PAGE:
Aristotle appreciates the effort Phaleas makes to head off factionalism, but finds several faults with this plan.  First, Aristotle says Phaleas pays inadequate attention to national defense; we don’t have any evidence to judge this claim, and the question doesn’t seem essential; the issues of foreign relations could be addressed without seriously undermining the internal economics, if equality of property were workable.  Aristotle’s other objections seem more substantial, as they touch on human nature itself, and provide reasons why such equality would be impossible.  Suppose, Aristotle says, it were possible to determine the perfect level of property for everyone, so that no one was either corrupted by luxury or ruined by poverty, but each had enough to live moderately and well; even then, there is no guarantee that everyone would be content.  Unless people’s appetites are also equal, what seems a reasonable allowance to one will seem to be penury to another; thus, unless education is equal so that all have the same characters and expectations, they will become discontent even with equality.  (He does concede that maybe Phaleas has assumed this equality of education, but doesn’t think this is clear.)  Furthermore, people don’t resort to crime merely from poverty; some, perhaps most are trying to get far more than they need, and it is the desire for easy luxury that drives them.  And people do not compete merely for greater wealth, but also for distinction, status and honor. Those who have worked harder, or who have fought bravely in defense of his nation, or who otherwise consider themselves “better” will resent being treated “the same.”  So while Aristotle sees some merit in paying attention to the divisiveness of wealth, he finds this sort of extreme state control of wealth unviable.

            Much of the difference between Aristotle and his mentor Plato is visible in their discussion of the Spartan government.[10]  Plato cites the Spartan as one of the best constitutions, largely because it separates the aristocratic, military leadership from the producers; the leaders strive for honor, while the others are focused on farming and producing goods.  His only fault with the Spartan model is that they don’t practice philosophy; compared to his republic, it is as if the Guardians proper were gone and the Auxiliaries were left in charge, without the benefit of learned, wise, steady leadership.  In Plato’s telling, even the perfect republic would eventually decline, first by abandoning the leadership of the philosophers, and then as a result becoming increasingly interested in money.  First the aristocracy declines to an oligarchy, rule by the rich few; from there it deteriorates to a democracy, where everyone rules and everyone simultaneously pursues their own private wealth, further mixing politics and money-making; and finally it devolves into a tyranny, where the most corrupt and ruthless individual seizes power and turns the state into a money-making enterprise for himself and his cronies.  It is a rationalist explanation, deriving from the principle that corruption of the individual or the state occur when the appetites overrule reason; and it is a somewhat idealized presentation of the Spartan constitution as well.

            Aristotle is much less enthralled with the Spartan ideal and more interested in the Spartan reality.  While Spartan men are supposed to be pure warriors living lives of material simplicity and concerned only with honor, Aristotle says in fact there are great differences in wealth between them, which weakens the nation and in particular leaves the Ephors, magistrates drawn from outside the aristocracy, open to bribery.  And it is not just the Ephors who fail to live up to the ideal of Spartan austerity; Aristotle writes, “They live a life of undue ease, while the rest have a very high degree of austerity in living, so high indeed that they really cannot endure it but secretly get round the law and enjoy the pleasures of the body.”[11]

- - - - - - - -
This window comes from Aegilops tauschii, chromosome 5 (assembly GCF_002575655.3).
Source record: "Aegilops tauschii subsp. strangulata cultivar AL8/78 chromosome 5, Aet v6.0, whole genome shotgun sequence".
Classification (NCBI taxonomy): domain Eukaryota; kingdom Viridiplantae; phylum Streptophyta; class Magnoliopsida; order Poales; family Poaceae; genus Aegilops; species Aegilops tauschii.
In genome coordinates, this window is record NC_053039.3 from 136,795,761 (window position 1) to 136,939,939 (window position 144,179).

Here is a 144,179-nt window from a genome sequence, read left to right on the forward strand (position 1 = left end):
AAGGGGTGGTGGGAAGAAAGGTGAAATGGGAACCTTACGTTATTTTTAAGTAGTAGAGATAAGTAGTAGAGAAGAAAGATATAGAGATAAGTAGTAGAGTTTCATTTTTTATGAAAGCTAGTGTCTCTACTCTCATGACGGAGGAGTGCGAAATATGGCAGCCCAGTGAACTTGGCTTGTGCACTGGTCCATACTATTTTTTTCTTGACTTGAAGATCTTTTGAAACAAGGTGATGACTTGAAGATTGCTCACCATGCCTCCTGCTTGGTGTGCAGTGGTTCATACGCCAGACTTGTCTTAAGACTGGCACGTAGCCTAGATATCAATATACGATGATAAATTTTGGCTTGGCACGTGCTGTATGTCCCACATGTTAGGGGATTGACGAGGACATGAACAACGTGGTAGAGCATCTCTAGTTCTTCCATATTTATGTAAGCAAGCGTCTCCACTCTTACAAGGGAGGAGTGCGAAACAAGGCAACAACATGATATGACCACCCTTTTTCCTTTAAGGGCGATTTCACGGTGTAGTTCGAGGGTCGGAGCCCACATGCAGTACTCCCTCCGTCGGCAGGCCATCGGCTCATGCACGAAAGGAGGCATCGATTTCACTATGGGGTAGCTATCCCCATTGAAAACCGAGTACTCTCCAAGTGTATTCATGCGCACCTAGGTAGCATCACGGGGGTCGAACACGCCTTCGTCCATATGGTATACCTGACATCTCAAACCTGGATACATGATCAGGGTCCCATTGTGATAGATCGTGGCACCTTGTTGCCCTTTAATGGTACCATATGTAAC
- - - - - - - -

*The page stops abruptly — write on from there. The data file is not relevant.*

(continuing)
On the other hand, Aristotle writes somewhat approvingly of the council of Ephors itself, an institution Plato generally ignores.  While there seems to be no constitution with which he doesn’t find some fault, and he minds much to say about the character and competence of the Ephors, he does agree that they contribute to the stability of the state.  The Ephors were a council of five men, elected from and by the people, who shared power with the Spartan kings.  This clearly is a deviation from the aristocratic ideal, which is likely why Plato ignores it in the Republic; he is presenting a clean typology, while Aristotle is looking closer at actual cases.  In fact, he says, Sparta has this democratic element in its government, which may weaken the aristocratic ideal but does keep the people “quiet because it gives them a share in the highest office…  The point is that if a constitution is to have a good prospect of stability, it must be such that all sections of the state accept it and want it to go on in the same way as before.”[12]  This is a point that Aristotle returns to:  a “mixed” constitution is often better than a “pure” type, because it can draw on the strengths of several types of government.  Aristotle is greatly concerned about the causes of  factionalism and instability in the state, and how to avoid it.  Plato’s solution to the problem of instability is to put the most reasonable people in charge, and preserve them from the corrupting influence of money by forbidding them to own any private property—including even spouses and children.  Those with power, have no wealth; and those who are allowed private property have no power.  Aristotle says this is unbearable, and thus people will circumvent such restrictions if imposed on them; also, no one can practice the virtues of such as liberality, which involve proper use and sharing of wealth, if they have none.  Plato’s republic, or Sparta’s aristocracy, ultimately lead to the corruption of the people by denying them scope to practice the virtuous use of wealth, while allowing them only corrupt opportunities to obtain the wealth that people naturally desire.  So Aristotle argues that it is better to allow people the ability to obtain enough wealth, while also limiting the gap between rich and poor if it threatens social stability.